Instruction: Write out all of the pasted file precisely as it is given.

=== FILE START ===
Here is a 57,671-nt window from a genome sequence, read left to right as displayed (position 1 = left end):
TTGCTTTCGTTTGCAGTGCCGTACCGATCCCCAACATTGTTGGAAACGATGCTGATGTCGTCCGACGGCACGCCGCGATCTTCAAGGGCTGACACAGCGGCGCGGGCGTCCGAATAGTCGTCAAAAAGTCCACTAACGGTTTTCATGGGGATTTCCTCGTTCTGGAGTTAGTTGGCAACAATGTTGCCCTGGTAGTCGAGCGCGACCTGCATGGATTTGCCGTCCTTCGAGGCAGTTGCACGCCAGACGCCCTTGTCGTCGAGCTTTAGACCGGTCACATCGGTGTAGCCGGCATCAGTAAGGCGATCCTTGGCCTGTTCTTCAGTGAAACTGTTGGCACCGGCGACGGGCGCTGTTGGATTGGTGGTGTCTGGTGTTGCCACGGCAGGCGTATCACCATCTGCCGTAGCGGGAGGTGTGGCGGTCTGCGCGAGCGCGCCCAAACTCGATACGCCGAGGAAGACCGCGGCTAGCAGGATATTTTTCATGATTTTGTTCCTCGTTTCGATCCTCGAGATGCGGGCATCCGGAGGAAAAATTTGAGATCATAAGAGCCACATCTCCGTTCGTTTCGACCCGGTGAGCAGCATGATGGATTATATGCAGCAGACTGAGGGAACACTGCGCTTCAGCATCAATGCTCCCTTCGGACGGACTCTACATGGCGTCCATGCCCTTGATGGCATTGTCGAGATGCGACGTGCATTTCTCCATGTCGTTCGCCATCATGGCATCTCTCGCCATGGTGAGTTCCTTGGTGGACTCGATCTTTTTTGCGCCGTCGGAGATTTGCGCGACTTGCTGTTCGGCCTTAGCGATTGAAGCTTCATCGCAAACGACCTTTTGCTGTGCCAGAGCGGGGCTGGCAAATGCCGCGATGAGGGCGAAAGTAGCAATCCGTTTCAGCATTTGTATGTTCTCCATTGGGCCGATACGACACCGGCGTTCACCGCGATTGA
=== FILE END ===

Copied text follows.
Here is a 57,671-nt window from a genome sequence, read left to right as displayed (position 1 = left end):
TTGCTTTCGTTTGCAGTGCCGTACCGATCCCCAACATTGTTGGAAACGATGCTGATGTCGTCCGACGGCACGCCGCGATCTTCAAGGGCTGACACAGCGGCGCGGGCGTCCGAATAGTCGTCAAAAAGTCCACTAACGGTTTTCATGGGGATTTCCTCGTTCTGGAGTTAGTTGGCAACAATGTTGCCCTGGTAGTCGAGCGCGACCTGCATGGATTTGCCGTCCTTCGAGGCAGTTGCACGCCAGACGCCCTTGTCGTCGAGCTTTAGACCGGTCACATCGGTGTAGCCGGCATCAGTAAGGCGATCCTTGGCCTGTTCTTCAGTGAAACTGTTGGCACCGGCGACGGGCGCTGTTGGATTGGTGGTGTCTGGTGTTGCCACGGCAGGCGTATCACCATCTGCCGTAGCGGGAGGTGTGGCGGTCTGCGCGAGCGCGCCCAAACTCGATACGCCGAGGAAGACCGCGGCTAGCAGGATATTTTTCATGATTTTGTTCCTCGTTTCGATCCTCGAGATGCGGGCATCCGGAGGAAAAATTTGAGATCATAAGAGCCACATCTCCGTTCGTTTCGACCCGGTGAGCAGCATGATGGATTATATGCAGCAGACTGAGGGAACACTGCGCTTCAGCATCAATGCTCCCTTCGGACGGACTCTACATGGCGTCCATGCCCTTGATGGCATTGTCGAGATGCGACGTGCATTTCTCCATGTCGTTCGCCATCATGGCATCTCTCGCCATGGTGAGTTCCTTGGTGGACTCGATCTTTTTTGCGCCGTCGGAGATTTGCGCGACTTGCTGTTCGGCCTTAGCGATTGAAGCTTCATCGCAAACGACCTTTTGCTGTGCCAGAGCGGGGCTGGCAAATGCCGCGATGAGGGCGAAAGTAGCAATCCGTTTCAGCATTTGTATGTTCTCCATTGGGCCGATACGACACCGGCGTTCACCGCGATTGA